North Washington St Bridge

BeeLine

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JeffDowntown

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I am having an interesting mind trip concerning the Y shaped bridge piers. When I see the sets of four lined up in photos, my mind immediately thinks the roadway should be running perpendicular to the actual bridge direction. It is just something about the pier shape.
 

intellirock617

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First set of 8 tub girders for the span from the North Abutment (Charlestown side) to Pier 5 have been set and spliced.
 

Stlin

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That looks a lot less special now that it's been topped with those standard girders
 

AmericanFolkLegend

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To Charlie's point, those are not standard plate girders. The tub girders were chosen at least partly for their aesthetic. I do wonder how the white paint will age though.
 

intellirock617

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As of this past week, tub girders have been set up to the area over the former swing-span. Infill steel continues to be erected from the Charlestown side towards the Boston side.
 

AmericanFolkLegend

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I've been told by someone on the project that the welds at the bridge diaphragms are cracking. That would explain why they stopped making any progress with the stay-in-place forms.
The good news is MADOT QA/QC caught the problem. The bad news is this sounds to me like a design issue. And if it's a design issue, I would not be surprised if it took 6 months or more for the engineer to design and MADOT to approve a solution.
 

Patrick Winn

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I've been told by someone on the project that the welds at the bridge diaphragms are cracking. That would explain why they stopped making any progress with the stay-in-place forms.
The good news is MADOT QA/QC caught the problem. The bad news is this sounds to me like a design issue. And if it's a design issue, I would not be surprised if it took 6 months or more for the engineer to design and MADOT to approve a solution.
No mention of this problem in MassDOT's most recent email update on 10/29. Here's their report on upcoming work:
DESCRIPTION OF SCHEDULED WORK
  • Building the piers:
    • Pier 1 (closest to the North End): Grout work, final jacking, and concrete pour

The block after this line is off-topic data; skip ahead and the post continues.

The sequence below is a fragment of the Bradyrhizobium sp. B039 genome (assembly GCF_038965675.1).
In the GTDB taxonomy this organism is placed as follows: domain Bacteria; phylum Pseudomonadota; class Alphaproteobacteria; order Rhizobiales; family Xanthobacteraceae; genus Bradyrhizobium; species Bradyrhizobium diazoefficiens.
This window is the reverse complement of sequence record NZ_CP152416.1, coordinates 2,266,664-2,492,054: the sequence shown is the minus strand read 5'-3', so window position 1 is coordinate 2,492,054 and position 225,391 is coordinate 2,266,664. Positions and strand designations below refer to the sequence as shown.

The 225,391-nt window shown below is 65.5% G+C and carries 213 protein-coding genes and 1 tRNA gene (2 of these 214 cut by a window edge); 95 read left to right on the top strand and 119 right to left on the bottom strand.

• Pier 2: Grout work, install rebar, final jacking, and concrete pour
    • Pier 3: complete
    • Pier 4: Complete
    • Pier 5 (closest to Charlestown): Complete
  • Installing, moving, and maintaining silt curtains and barges in the water
  • Installing utilities
  • Installing and moving temporary bents for steel erection
  • Warehouse pier and column repairs
 

Jahvon09

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Seems that it's always the same with the MBTA; Just when you might think that they are making some progress, along comes another monkey wrench that's thrown in the mix to slow things down!! Hah!! :unsure:
 
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AmericanFolkLegend

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Alright, I did some more digging and found out what's going on with the welds. Kind of interesting actually:
  • The bridge piers for this project are actually four individual piers at each location. This was a design choice made by the engineer.
  • Most large bridges have monolithic bridge piers (the first two at this link) or at least individual piers that are tied together with a concrete cap (the last example at that previous link).
  • A monolithic bridge pier provides better resilience against seismic loads.
  • The design of the N. Washington St bridge piers can't meet the seismic loads required. So they need to make it up by overengineering the diaphragms that connect the tub girders to meet those loads above the piers.
  • So they've got these super thick diaphragms that they are supposed to connect to the tub girders with a full pan weld. Fine, that can be done, just takes a long time to heat up the steel and get it super hot for the entire thickness of the diaphragm.
  • Problem comes when the super thick/hot weld cools down. If it cools down too quickly it cracks. That seems to be what's happening here.